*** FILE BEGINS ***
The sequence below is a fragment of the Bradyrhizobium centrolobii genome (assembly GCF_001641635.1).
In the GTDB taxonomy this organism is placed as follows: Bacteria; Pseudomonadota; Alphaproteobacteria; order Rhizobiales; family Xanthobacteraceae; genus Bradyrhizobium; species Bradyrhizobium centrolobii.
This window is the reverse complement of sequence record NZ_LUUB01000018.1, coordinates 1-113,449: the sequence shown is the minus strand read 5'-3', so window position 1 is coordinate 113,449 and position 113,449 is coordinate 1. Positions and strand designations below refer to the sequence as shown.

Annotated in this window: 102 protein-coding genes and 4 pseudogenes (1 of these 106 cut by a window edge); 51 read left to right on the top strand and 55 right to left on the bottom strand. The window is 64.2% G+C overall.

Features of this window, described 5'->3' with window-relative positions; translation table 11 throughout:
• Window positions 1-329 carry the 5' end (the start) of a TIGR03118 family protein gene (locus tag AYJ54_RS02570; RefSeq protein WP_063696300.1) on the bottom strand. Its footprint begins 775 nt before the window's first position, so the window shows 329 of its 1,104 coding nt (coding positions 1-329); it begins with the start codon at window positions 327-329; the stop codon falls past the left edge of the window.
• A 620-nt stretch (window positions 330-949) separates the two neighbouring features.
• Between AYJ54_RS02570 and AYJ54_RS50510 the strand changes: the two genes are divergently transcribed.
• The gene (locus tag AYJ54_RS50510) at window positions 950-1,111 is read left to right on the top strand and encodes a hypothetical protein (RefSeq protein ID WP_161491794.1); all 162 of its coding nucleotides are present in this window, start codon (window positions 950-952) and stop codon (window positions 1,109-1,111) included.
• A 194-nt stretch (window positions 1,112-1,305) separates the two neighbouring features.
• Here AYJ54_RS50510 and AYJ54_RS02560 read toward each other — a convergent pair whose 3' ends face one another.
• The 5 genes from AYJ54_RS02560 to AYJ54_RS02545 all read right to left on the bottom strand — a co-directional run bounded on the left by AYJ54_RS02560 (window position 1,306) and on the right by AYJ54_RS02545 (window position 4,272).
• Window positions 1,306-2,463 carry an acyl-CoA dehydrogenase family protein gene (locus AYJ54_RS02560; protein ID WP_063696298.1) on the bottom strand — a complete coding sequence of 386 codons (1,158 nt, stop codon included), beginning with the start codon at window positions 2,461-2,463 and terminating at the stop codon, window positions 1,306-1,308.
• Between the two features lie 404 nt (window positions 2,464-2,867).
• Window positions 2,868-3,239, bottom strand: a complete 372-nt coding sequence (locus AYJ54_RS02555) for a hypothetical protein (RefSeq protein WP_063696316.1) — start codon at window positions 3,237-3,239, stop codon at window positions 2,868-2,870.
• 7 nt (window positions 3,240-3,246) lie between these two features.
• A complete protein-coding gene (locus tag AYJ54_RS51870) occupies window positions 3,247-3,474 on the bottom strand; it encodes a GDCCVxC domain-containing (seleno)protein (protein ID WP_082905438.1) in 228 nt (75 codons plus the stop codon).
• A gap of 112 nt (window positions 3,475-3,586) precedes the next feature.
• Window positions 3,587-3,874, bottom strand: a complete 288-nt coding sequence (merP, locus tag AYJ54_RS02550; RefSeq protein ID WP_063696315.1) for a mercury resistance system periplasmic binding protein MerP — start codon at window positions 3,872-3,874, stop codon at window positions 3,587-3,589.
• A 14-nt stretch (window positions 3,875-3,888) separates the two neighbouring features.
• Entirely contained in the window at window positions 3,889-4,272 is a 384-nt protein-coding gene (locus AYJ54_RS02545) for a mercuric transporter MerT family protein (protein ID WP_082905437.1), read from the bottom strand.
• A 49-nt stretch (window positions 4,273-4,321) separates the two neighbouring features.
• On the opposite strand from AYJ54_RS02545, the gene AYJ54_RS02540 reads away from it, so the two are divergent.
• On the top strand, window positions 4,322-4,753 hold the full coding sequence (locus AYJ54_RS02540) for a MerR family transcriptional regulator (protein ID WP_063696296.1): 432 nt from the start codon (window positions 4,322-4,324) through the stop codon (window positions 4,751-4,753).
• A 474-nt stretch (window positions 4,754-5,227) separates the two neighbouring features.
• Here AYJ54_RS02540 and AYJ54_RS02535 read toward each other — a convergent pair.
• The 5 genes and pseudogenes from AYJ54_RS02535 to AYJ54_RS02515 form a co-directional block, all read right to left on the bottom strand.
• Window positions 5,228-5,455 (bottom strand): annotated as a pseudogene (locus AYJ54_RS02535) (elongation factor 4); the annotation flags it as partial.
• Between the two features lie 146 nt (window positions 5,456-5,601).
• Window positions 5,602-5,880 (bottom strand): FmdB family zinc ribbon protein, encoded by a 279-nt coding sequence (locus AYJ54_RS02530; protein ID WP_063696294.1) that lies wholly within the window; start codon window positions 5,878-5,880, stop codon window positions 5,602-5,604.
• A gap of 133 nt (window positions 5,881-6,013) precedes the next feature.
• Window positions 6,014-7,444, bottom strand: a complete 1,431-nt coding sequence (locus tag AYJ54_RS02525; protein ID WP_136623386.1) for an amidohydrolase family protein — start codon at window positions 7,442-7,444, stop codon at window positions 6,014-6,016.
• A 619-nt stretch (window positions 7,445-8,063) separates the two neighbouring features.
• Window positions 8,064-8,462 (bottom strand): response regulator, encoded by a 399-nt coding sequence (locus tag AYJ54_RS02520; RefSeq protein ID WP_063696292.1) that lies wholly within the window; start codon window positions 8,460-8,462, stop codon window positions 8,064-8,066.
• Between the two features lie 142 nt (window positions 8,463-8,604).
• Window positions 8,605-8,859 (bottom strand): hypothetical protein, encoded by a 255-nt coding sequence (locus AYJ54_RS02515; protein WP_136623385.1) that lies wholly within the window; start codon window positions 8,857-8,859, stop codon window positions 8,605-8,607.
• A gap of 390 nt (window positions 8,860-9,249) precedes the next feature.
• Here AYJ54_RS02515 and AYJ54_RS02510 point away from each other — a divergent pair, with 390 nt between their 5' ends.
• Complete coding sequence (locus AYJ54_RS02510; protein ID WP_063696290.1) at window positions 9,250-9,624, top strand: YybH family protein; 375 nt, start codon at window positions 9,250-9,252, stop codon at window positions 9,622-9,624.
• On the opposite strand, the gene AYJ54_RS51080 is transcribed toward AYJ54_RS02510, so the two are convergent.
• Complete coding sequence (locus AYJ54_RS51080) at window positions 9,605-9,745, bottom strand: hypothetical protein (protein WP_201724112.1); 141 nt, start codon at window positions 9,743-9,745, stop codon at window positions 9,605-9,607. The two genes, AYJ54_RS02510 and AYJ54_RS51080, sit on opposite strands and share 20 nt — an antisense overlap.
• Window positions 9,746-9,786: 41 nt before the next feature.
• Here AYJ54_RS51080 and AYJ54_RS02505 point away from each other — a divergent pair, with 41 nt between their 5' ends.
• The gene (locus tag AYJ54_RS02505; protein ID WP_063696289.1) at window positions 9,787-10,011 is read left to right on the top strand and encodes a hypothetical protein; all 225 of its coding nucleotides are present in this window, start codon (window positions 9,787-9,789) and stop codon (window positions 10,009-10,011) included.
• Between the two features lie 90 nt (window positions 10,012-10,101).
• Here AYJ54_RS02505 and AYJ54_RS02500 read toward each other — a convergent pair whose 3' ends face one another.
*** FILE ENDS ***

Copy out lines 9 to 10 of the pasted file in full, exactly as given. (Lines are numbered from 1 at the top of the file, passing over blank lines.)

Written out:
• The gene (locus tag AYJ54_RS50510) at window positions 950-1,111 is read left to right on the top strand and encodes a hypothetical protein (RefSeq protein ID WP_161491794.1); all 162 of its coding nucleotides are present in this window, start codon (window positions 950-952) and stop codon (window positions 1,109-1,111) included.
• A 194-nt stretch (window positions 1,112-1,305) separates the two neighbouring features.